Roots and Wings


The Bartletts are decended from the immigrant, Robert Bartlett, a cooper, who came to the Plymouth colony on a ship named the Anne in 1623, when he was 19 years old.  He was born in Puddletown, County Dorset, England.  Six years later he married Mary Warren, the daughter of Pilgrim Richard Warren

Bartlett Coat of Arms

English Coat of Arms of Bartletts

He also arrived on the same ship as Myles Standish's second wife, Barbara, with whom Myles had all of his children.  This line is also related to Myles Standish, through Barbara (see below). Interestingly, Richard Warren's family (whom he left behind when he sailed on the the Mayflower), also arrived on the Anne in 1623.

Pilgims land at Plymouth

Pilgrims landing in 1620

Barbara and Robert had 7 children in Plymouth Colony.  The Bartletts on this site are decended from their son, Joseph Bartlett, born 1665 in Plymouth Colony.

Plymouth Colony

Plymouth Colony

The Bartletts remained in Plymouth until sometime between 1809 and 1846, when Jesse Bartlett and his 2nd wife, Mary "Polly" Hovey, moved to Hocking County in Ohio with the children of his first wife, Betse Drew. One son, Sylvanus Bartlett, married Amanda Bingham in New Plymouth, Ohio.  Amanda was a direct decendant of Myles Standish, John Alden and William Brewster, all of whom arrived on the Mayflower in 1620.  The Binghams have a long history in the early colonies as well.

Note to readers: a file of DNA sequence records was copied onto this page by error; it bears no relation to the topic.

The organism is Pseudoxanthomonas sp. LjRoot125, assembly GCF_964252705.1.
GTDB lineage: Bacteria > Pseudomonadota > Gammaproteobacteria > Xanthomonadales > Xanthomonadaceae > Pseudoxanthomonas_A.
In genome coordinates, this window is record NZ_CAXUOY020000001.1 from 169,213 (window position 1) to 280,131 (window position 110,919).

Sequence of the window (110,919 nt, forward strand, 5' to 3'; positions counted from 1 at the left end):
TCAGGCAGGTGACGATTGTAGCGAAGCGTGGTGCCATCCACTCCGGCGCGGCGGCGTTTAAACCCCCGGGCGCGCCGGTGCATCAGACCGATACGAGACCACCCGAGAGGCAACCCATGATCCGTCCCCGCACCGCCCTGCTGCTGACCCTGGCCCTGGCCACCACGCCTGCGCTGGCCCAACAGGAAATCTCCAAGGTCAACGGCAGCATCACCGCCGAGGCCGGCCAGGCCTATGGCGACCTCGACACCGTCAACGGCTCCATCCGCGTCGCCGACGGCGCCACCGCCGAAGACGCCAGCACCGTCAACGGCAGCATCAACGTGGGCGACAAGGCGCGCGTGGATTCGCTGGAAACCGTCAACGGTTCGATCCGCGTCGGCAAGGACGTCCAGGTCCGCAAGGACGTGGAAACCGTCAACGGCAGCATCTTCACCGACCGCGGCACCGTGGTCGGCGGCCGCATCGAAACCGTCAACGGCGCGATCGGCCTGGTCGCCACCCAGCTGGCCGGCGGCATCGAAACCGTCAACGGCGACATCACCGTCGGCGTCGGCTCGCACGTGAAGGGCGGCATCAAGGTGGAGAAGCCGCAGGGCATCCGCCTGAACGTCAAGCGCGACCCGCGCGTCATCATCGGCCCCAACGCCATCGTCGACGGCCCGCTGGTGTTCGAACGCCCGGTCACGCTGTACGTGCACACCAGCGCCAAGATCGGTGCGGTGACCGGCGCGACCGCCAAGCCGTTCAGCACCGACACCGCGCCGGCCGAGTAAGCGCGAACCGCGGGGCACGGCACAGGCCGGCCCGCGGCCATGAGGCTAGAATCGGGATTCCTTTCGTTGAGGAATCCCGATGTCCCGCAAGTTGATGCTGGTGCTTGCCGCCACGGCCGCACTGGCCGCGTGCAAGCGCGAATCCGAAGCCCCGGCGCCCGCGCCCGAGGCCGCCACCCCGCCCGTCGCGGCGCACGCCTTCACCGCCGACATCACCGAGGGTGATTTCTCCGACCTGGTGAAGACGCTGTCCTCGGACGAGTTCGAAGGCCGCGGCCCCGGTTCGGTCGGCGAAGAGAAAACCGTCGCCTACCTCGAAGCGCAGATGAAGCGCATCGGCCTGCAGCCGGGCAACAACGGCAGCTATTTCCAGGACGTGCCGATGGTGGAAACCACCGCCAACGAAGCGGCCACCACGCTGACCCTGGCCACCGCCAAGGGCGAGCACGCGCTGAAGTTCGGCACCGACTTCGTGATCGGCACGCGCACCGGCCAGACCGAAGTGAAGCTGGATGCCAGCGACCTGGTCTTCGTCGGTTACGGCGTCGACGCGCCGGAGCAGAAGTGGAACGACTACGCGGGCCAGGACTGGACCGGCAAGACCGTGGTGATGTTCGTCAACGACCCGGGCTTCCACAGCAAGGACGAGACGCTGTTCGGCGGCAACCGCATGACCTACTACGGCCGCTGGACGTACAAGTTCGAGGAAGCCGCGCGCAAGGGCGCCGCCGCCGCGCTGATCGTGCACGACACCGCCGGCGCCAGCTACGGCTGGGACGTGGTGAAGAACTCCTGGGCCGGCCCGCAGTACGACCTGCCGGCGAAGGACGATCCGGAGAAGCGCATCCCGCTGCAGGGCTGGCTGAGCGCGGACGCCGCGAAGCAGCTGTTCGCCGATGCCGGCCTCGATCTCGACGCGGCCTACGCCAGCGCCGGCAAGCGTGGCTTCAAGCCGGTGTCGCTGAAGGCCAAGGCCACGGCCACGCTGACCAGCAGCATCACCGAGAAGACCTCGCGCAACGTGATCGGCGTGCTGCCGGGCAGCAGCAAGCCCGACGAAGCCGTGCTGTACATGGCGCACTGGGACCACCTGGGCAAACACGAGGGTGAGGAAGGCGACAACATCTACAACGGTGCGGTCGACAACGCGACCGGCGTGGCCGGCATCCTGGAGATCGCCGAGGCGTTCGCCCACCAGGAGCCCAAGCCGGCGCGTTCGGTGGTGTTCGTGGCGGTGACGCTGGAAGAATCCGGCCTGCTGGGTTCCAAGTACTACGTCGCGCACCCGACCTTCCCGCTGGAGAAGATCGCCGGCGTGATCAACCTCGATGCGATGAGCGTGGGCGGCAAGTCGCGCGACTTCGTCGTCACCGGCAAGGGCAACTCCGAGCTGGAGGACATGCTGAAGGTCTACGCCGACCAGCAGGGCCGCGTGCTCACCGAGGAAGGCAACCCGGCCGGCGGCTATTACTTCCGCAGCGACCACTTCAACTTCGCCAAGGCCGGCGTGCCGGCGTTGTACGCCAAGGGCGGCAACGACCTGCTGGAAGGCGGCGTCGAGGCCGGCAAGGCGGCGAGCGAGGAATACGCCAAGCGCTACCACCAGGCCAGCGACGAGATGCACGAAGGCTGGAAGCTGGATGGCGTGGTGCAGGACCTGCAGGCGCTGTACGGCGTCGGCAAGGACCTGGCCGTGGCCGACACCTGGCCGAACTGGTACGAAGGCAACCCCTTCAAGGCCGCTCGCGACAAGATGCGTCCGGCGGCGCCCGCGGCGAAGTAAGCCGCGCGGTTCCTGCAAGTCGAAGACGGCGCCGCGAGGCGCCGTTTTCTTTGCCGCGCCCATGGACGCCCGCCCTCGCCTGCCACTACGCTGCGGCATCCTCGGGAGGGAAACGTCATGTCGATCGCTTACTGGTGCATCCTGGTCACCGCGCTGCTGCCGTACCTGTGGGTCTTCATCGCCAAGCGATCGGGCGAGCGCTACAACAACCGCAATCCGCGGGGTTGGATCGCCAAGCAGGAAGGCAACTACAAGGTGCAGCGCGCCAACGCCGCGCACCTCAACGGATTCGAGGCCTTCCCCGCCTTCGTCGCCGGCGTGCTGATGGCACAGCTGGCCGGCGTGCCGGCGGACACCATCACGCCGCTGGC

Battle of Chicamauga

Battle of Chicamauga 1863

Sylvanus and Amanda had 9 children in New Plymouth, including William Lewis Bartlett, born in 1839.  William fought for the Union in the Civil War and was shot in the chest in September 1863, during the Battle of Chickamauga (Murfreesboro).  As he lay injured in the hospital, he captured his reminiscences of the war and his experience.  The original copy of these reminiscenses is still in the possession of the family.  He and his wife, Mary Margaret Graham, had 6 children.  One daughter, Jane Bingham Bartlett was born in 1874 in New Plymouth Ohio.

Jane married Charles Walter Merritt, MD, who was a prominent doctor in St. Joseph, Michigan, in 1909.  They settled in this town where they had all 3 of their children, Robert Walter Merritt (1913), Elizabeth Jane Merritt (1916) and Charles William Merritt (1916).  Robert married Nancy McLellan in 1935.  They had 2 children, Thomas Walter Merritt and Dorothy Jane Merritt while living in Plainfield, New Jersey.


The Merritts decend from Mark Merritt, born in 1784 in Herstmonceaux, East Sussex, England. He married Margaret Ann Holmes.   Together they had 2 children.

Herstmonceaux church

A church in Herstmonceaux village

Their oldest child, Mark Merritt immigrated to Chicago, Illinois, in 1842, when he was 32 years old.  Interestingly, he was described in a book about New York as having gone to sea as a sailor at 12 years old.  He married Anna Maria Wynd in Chicago in 1844.  It is said that Mark rode out of the Chicago Fire, in 1871, on a freight train, two years before his death at 62 years old.